To Adopt Mobile P2P Payments, Consumers Demand Speed and Security

March 27, 2008

This article is included in these additional categories:

Financial Services | Privacy & Security | Retail & E-Commerce | Technology

Demand for high-speed mobile person-to-person?(mobile P2P) payments and transfers is growing, with one in ten consumers saying they would likely use the service if it were available, according to a report by Javelin Strategy and Research.

Still, 67% of consumers surveyed expressed clear hesitance in using mobile P2P payment services, saying they would be “very unlikely” to adopt them:


Speedy, Secure Payments

Consumers cited speed and convenience as primary incentives for adopting mobile P2P payment services. However, security is a main concern:

  • The loss of personal information (62%) and fraudulent transfers (52%) are fears even among “tech savvy” consumers.
  • 63% of consumers said enhanced security would encourage them to use mobile P2P payments.

“Perceived security threats are definitely the sticking point for mobile P2P payments right now,” said Mary Monahan, partner and senior analyst at Javelin. “Once the safety and access hurdles are cleared, we expect this technology will become part of everyday life.”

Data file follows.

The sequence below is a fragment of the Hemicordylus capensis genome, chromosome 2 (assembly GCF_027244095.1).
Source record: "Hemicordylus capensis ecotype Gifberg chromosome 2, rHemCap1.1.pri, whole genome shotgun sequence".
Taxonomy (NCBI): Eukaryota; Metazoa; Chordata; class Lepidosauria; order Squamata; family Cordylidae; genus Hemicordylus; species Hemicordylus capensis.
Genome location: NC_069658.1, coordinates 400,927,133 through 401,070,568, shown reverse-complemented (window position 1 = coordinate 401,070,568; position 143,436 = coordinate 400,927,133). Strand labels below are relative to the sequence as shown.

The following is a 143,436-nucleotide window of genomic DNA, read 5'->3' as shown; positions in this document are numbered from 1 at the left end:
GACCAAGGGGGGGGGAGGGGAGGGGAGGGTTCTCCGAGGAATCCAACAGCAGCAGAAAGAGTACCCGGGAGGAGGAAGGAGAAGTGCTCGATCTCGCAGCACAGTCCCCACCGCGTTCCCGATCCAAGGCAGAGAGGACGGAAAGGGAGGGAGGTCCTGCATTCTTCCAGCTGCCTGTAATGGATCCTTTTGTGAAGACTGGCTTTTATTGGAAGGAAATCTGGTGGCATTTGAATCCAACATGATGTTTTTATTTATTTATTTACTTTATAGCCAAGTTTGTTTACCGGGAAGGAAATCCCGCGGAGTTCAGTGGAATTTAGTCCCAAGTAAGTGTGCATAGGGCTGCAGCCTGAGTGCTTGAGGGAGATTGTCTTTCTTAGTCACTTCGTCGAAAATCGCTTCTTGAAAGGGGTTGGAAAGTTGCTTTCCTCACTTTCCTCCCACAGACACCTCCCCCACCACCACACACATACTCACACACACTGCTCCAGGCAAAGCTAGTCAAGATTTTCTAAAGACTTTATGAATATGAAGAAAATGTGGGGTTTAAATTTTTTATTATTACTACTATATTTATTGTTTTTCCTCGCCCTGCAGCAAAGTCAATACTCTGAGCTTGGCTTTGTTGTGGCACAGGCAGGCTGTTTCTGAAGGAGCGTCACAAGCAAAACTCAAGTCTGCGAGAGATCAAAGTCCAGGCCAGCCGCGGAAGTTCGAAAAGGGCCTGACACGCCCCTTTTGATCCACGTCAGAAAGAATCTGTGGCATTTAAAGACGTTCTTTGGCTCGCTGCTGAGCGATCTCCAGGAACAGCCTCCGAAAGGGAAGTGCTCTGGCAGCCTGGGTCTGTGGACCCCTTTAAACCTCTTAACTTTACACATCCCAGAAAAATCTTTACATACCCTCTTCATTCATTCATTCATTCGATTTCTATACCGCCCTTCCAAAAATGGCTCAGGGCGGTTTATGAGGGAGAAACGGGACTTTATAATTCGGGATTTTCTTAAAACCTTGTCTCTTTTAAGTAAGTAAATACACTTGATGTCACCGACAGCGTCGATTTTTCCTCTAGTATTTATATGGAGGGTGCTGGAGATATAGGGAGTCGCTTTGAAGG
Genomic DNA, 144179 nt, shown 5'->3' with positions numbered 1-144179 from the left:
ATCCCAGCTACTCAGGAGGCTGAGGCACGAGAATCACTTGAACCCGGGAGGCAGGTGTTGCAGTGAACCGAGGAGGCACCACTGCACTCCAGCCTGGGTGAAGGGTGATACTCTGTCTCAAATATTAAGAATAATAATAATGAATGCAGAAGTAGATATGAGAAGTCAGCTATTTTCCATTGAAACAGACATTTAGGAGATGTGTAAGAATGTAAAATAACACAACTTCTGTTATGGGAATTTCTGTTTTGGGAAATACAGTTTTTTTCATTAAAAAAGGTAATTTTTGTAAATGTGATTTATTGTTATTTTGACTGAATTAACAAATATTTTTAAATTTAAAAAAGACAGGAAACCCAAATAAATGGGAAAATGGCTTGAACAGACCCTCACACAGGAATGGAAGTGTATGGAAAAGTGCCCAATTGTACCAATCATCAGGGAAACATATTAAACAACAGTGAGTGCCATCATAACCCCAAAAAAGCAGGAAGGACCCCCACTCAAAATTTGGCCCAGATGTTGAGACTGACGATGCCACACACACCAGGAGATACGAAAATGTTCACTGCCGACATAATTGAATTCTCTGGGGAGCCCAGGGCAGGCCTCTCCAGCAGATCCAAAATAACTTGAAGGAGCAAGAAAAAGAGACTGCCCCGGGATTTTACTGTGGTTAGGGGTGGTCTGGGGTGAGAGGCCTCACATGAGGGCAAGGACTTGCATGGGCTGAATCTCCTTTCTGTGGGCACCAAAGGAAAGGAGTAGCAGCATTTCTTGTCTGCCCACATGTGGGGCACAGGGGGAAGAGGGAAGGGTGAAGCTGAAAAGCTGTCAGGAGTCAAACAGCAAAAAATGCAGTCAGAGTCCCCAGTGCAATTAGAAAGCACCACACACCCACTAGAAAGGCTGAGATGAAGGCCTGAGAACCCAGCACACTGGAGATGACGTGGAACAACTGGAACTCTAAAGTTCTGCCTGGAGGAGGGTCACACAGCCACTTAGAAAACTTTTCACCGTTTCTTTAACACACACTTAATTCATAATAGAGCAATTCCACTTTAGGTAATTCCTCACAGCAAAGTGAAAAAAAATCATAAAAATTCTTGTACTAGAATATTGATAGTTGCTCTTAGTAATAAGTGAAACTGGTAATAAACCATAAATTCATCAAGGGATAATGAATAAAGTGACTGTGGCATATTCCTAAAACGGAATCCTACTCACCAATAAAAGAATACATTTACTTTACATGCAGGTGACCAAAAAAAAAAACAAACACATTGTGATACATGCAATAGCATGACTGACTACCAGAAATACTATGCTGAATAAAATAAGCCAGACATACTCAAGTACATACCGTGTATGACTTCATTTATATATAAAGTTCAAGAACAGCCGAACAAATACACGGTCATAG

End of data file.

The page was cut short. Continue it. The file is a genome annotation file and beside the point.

Interested Segments

Below, the demographic findings from the report.

  • 25-44-year-olds who earn more than $100,000 per year are the most willing to use mobile P2P services.
  • Among 45-55-year-olds, 39% said anytime/anywhere access to their money is important, but just 14% of the group said they are likely to use mobile P2P payments.
  • In the 55-64-year-old group, 39% value the ability to send and receive money quickly (more so than any other group) – but only 11% are likely to use mobile P2P payments.
  • Among 18-23-year-old consumers, 23% are motivated to adopt the service by the prospect of avoiding cash/check use.

New Markets

Unbanked consumers – those without checking or savings accounts – are good candidates for mobile P2P adoption, Javelin said.

Fully 60% of unbanked consumers would be willing to move away from money lenders toward banks to have the ability to conduct mobile P2P payments, more so than banked consumers would be to switch banks (22%):


Another untapped resource for the mobile P2P market are the 38 million migrants who send international remittances, now standing at $232 billion, $167 billion of which flows to developing countries.

About the report: The report is based on an online survey of 2,192 consumers, a survey of 26 executives from the financial industry, and 10 interviews of executives in the payments industry. It outlines target consumer segments, obstacles and drivers for product adoption, and offers case studies of three creative mobile P2P payment models from PayPal, Obopay and mChek.


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